By Jack Limpert
After a month of voting, readers of The Washingtonian decided that of all the films ever set in Washington, All the President’s Men—Alan Pakula’s 1976 adaptation of the Washington Post’s reporting on the 1972 break-in at the Watergate—is the “most Washington” of them all. The Washingtonian says the movie deserves the honor: Robert Redford and Dustin Hoffman gave memorable performances as Washington Post reporters Bob Woodward and Carl Bernstein, and Jason Robards won an Oscar for his portrayal of Post editor Ben Bradlee. And then there was the wonderfully mysterious character Deep Throat, who Woodward said met him in an underground parking garage and helped guide his Watergate reporting.
Back in the early 1970s I was the fairly new editor of The Washingtonian and one of my mentors was Frank Waldrop, editor of the Washington Times-Herald until it was bought and closed by the Washington Post. Frank wrote occasionally for the magazine and I talked often with him, getting advice on how to be an editor. His best advice: “You’re a small town boy from Wisconsin. Keep your sense of astonishment at what you see in Washington.”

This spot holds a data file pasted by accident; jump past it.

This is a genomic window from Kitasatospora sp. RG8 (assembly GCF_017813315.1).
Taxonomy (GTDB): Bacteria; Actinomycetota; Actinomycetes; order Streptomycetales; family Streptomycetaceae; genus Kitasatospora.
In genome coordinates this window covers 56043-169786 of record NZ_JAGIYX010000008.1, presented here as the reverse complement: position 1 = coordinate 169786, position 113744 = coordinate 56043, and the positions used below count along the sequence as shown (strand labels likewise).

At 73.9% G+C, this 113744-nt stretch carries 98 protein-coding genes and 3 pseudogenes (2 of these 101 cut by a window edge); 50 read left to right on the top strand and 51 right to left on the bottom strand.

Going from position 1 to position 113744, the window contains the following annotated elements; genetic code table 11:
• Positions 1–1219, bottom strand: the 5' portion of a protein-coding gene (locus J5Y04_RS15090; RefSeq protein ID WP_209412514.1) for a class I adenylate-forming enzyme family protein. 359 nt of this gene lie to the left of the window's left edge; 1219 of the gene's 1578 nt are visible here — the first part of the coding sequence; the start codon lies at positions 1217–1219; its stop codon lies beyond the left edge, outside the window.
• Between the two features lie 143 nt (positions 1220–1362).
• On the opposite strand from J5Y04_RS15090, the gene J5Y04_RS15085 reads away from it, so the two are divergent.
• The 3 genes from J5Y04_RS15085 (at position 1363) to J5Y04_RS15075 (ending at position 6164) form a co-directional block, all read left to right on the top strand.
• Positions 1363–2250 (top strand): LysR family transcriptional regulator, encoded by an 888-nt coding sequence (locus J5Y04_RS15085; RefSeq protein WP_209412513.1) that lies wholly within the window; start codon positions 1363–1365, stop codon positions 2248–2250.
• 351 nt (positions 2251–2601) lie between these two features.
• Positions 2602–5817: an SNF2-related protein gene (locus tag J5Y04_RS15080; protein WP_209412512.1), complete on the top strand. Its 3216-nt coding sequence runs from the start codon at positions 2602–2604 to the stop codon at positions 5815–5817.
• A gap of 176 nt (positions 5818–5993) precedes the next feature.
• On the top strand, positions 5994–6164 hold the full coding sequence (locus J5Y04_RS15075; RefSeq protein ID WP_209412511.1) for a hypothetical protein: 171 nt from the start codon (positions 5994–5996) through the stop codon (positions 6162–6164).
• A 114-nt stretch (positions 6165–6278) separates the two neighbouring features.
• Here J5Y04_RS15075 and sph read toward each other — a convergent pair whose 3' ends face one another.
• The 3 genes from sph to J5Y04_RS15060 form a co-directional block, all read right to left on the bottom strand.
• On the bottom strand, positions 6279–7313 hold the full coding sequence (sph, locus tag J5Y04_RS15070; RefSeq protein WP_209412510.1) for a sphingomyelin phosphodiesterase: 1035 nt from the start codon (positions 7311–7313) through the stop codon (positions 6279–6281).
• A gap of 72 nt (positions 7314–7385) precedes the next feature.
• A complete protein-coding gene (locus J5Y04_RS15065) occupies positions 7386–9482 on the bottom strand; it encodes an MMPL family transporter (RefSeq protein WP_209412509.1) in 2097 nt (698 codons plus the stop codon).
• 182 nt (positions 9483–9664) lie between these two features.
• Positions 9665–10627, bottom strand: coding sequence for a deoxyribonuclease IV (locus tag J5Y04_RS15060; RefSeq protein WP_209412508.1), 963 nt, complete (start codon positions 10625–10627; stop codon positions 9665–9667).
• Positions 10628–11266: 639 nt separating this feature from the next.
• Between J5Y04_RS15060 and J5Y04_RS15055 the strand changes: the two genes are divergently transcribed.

In the summer of 1974, after President Richard Nixon resigned and the Woodward and Bernstein book, All the President’s Men, came out, Frank told me that the Deep Throat character may have been Mark Felt, a top official at the FBI. Frank had good FBI connections, and I wrote two pieces that summer speculating that Felt was Deep Throat. Here’s the first one, published in June 1974; it has a link to the second one published two months later.
More than 30 years later, in 2005, Mark Felt confessed. In a Vanity Fair article, John D. O’Connor, an attorney acting on Felt’s behalf, quoted Felt as saying, “I’m the guy they used to call Deep Throat.” Woodward and Bernstein confirmed it. Three years later, Felt, the former associate director of the FBI, died.
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